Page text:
Model a problem scenario by addressing the information by regarding the world as a state, the current entity state, the entity goals, and action outcome. After modeling the scenario as a planning problem, it is possible to solve it with different algorithms to find the best strategy that finds a solution.

### A general approach to modeling a planning problem

**State**– represents the world in a specific time**Action**– a move between states**Action outcome**– how much action costs**Initial state**– how the world looks at first**Goal state**– the desired state**Solution**– a path between initial to a goal state**Finding the solution**: an AI algorithm that finds the best solution

### The assumption regarding the Planning model

**Environment****Static / Dynamic**– is the environment changes at any given time

**Perception****Fully / partial observable**– is the machine that can observe the entire environment at any given time or only parts of it**Perfect / noisy information**– if the observed data is perfect or not

**Actions****Deterministic / stochastic**– what is the possibility of the action to take place**Discrete / continue outcome**– is there an outcome (reward) for an action, how it is calculated

Example of a planning problem in the cyber world: **the automated pen-testing:**

For penetration testing reasons, we want to model how a hacker will attack a network, by finding the best attack on the network we can appoint the security teams to put extra mitigation on this path. **The automated pen-testing** example can be modeled easily as a planning problem based on Simulated Penetration Testing: From “Dijkstra” to “Turing Test++” [1]

**State:**computers accessed**Action:**an exploit performed from one computer to another**Outcome:**if the exploit succeeds the new state has another computer**Initial state:**no computers compromised**Goal state:**the most sensitive computer**Solution:**what is the best way for an attacker to attack the network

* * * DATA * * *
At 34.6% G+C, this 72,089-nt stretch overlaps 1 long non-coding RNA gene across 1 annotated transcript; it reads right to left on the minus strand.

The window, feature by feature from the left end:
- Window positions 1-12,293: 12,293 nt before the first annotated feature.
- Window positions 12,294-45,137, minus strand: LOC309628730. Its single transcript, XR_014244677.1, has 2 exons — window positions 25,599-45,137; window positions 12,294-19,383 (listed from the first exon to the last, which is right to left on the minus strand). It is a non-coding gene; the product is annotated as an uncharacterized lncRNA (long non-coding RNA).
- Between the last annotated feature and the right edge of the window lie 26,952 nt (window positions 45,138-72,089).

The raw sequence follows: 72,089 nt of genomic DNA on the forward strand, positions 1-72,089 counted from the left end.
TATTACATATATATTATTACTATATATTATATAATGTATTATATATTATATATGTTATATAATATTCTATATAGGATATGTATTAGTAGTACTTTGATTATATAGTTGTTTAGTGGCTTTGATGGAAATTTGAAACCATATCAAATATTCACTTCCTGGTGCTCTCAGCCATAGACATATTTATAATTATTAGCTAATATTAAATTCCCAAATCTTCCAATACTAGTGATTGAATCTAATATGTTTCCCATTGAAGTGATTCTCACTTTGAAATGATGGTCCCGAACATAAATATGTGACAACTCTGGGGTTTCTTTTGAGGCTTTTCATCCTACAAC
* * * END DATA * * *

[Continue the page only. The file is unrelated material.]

There are many possible ways to state assumptions regarding this problem. Are the network configuration and connections static or dynamic and change all the time? Does the hacker know what the entire network looks like or only for those computers he has hacked? Is an attack always successful? How much does an attack cost? What much each usage of exploit cost?

All these questions must be addressed as part of the assumption building; on one hand, we want to model the problem as closely as possible from reality; but on the other hand, make the problem simpler (=relaxing it) might also end up with a more practical and compatible solution. In the next AI topics, we will explain how to solve this problem after we model it as a planning problem.

Everything You Always Wanted to Know About Planning (But Were Afraid to Ask)-Jorge Hoffmann

**Search**

The machine examines a large space of possible solutions and finds the best one, the researchers are trying to find new and more efficient algorithms to search this space. For each search algorithm developed, the researcher must answer the following characteristics:

**Complete**– the algorithm returns a result**Optimal**– the found solution is the best one**Space complexity –**the maximum possible state the algorithm needs to store in memory**Runtime complexity**– the maximum time (=count of actions) the algorithm will run

**Types of search algorithms: **

**Uniform cost search**– the algorithm uses the level of search (Dijkstra)**Informed search**– the algorithm uses heuristic function along with the level (A*)

In **the automated pen-testing** example, if we state our assumption very loosely in such a way that the environment is static, fully observable, and has perfect information and that the outcome is deterministic and discrete, with a very naïve and easy to solve model, we could solve the problem using a search algorithm. If we could calculate a heuristic of how much a computer is “far” from the goal, we could use an informed search.

- “Dijkstra” to “Turing Test++”, ICAPS, International Conference on Automated Planning and Scheduling, 2015, Jorg Hoffmann